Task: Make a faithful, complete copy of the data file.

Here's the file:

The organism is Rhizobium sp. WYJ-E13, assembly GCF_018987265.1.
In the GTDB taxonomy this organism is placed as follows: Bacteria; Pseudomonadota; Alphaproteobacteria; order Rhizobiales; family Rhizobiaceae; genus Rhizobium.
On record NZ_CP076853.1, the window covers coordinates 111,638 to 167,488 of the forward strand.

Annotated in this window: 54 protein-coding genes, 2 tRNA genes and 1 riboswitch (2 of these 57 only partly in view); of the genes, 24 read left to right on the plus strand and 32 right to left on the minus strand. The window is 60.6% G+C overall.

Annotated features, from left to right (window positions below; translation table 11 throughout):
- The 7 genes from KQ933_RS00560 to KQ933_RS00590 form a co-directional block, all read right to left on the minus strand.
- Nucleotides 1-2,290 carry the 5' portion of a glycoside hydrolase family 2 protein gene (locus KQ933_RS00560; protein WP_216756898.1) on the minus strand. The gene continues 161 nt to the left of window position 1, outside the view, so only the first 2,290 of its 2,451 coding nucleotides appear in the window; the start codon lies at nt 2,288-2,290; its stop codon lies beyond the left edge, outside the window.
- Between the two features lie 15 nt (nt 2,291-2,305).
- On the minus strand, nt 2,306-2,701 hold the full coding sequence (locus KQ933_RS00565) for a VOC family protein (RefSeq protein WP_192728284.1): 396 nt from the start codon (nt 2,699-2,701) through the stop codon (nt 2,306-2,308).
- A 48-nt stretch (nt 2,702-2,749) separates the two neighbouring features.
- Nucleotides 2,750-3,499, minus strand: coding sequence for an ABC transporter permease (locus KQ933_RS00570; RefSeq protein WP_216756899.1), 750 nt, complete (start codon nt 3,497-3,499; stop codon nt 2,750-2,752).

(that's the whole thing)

The organism is Rhizobium sp. WYJ-E13, assembly GCF_018987265.1.
In the GTDB taxonomy this organism is placed as follows: Bacteria; Pseudomonadota; Alphaproteobacteria; order Rhizobiales; family Rhizobiaceae; genus Rhizobium.
On record NZ_CP076853.1, the window covers coordinates 111,638 to 167,488 of the forward strand.

Annotated in this window: 54 protein-coding genes, 2 tRNA genes and 1 riboswitch (2 of these 57 only partly in view); of the genes, 24 read left to right on the plus strand and 32 right to left on the minus strand. The window is 60.6% G+C overall.

Annotated features, from left to right (window positions below; translation table 11 throughout):
- The 7 genes from KQ933_RS00560 to KQ933_RS00590 form a co-directional block, all read right to left on the minus strand.
- Nucleotides 1-2,290 carry the 5' portion of a glycoside hydrolase family 2 protein gene (locus KQ933_RS00560; protein WP_216756898.1) on the minus strand. The gene continues 161 nt to the left of window position 1, outside the view, so only the first 2,290 of its 2,451 coding nucleotides appear in the window; the start codon lies at nt 2,288-2,290; its stop codon lies beyond the left edge, outside the window.
- Between the two features lie 15 nt (nt 2,291-2,305).
- On the minus strand, nt 2,306-2,701 hold the full coding sequence (locus KQ933_RS00565) for a VOC family protein (RefSeq protein WP_192728284.1): 396 nt from the start codon (nt 2,699-2,701) through the stop codon (nt 2,306-2,308).
- A 48-nt stretch (nt 2,702-2,749) separates the two neighbouring features.
- Nucleotides 2,750-3,499, minus strand: coding sequence for an ABC transporter permease (locus KQ933_RS00570; RefSeq protein WP_216756899.1), 750 nt, complete (start codon nt 3,497-3,499; stop codon nt 2,750-2,752).